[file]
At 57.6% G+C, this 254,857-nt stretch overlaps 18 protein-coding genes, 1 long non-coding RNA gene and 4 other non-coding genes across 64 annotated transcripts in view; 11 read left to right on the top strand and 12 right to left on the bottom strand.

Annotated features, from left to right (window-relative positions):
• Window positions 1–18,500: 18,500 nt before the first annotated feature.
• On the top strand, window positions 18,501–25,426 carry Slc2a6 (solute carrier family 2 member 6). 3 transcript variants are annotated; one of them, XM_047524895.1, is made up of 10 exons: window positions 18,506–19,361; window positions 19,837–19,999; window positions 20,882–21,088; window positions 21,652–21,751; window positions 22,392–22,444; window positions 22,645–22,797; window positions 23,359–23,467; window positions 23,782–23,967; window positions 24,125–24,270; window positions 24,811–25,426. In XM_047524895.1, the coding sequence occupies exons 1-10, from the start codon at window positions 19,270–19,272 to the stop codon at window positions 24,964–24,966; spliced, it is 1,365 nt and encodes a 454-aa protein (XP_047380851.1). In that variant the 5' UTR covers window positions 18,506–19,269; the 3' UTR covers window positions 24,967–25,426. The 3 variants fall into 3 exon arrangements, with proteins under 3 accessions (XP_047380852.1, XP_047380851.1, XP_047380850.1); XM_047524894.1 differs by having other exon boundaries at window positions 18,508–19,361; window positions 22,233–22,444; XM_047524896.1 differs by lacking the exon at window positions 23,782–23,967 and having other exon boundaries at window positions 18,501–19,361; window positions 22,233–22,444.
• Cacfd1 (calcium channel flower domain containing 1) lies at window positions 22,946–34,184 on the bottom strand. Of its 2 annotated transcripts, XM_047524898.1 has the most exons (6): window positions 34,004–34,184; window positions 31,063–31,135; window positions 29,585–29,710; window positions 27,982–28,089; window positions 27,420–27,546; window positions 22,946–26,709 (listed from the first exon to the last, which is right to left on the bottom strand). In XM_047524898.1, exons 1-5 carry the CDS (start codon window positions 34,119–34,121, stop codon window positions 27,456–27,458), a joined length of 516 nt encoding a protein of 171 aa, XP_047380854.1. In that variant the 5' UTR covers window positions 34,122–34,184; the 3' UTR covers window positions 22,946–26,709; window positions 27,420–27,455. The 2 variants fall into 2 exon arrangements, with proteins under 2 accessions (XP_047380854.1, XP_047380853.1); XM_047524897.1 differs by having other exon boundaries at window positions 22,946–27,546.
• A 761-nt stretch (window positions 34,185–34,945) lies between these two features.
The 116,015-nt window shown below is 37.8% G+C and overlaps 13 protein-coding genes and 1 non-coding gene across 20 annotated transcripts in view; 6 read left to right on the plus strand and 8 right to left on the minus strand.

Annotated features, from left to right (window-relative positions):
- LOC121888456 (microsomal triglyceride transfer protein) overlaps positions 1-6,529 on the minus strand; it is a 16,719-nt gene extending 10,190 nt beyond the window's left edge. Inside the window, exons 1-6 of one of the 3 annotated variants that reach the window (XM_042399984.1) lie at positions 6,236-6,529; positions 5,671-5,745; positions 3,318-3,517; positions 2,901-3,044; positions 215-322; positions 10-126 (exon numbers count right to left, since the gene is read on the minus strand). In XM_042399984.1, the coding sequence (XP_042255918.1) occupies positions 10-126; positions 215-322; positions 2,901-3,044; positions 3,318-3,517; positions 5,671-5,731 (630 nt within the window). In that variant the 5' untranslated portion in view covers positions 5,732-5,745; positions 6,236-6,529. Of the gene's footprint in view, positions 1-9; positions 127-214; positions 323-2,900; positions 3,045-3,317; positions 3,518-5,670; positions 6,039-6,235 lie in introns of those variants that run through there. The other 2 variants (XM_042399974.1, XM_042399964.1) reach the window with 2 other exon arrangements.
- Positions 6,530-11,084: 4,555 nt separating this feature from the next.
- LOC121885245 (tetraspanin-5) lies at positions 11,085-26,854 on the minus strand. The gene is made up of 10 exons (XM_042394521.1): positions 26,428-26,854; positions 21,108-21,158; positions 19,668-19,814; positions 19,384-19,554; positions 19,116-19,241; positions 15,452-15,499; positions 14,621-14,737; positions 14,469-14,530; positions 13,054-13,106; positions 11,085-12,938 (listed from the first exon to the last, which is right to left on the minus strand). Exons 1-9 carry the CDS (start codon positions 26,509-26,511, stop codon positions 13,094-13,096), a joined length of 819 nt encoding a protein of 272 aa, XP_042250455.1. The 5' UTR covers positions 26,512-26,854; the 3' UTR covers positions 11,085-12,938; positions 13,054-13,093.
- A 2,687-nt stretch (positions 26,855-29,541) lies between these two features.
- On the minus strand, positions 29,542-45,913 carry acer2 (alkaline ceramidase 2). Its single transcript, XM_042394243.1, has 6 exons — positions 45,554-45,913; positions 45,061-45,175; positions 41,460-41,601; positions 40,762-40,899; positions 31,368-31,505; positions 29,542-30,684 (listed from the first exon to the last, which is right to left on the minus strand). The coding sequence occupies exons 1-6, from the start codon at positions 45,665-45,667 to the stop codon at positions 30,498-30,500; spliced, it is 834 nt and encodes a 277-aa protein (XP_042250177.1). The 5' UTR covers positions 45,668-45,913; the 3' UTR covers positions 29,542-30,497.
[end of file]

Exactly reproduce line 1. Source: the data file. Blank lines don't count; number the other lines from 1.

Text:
At 57.6% G+C, this 254,857-nt stretch overlaps 18 protein-coding genes, 1 long non-coding RNA gene and 4 other non-coding genes across 64 annotated transcripts in view; 11 read left to right on the top strand and 12 right to left on the bottom strand.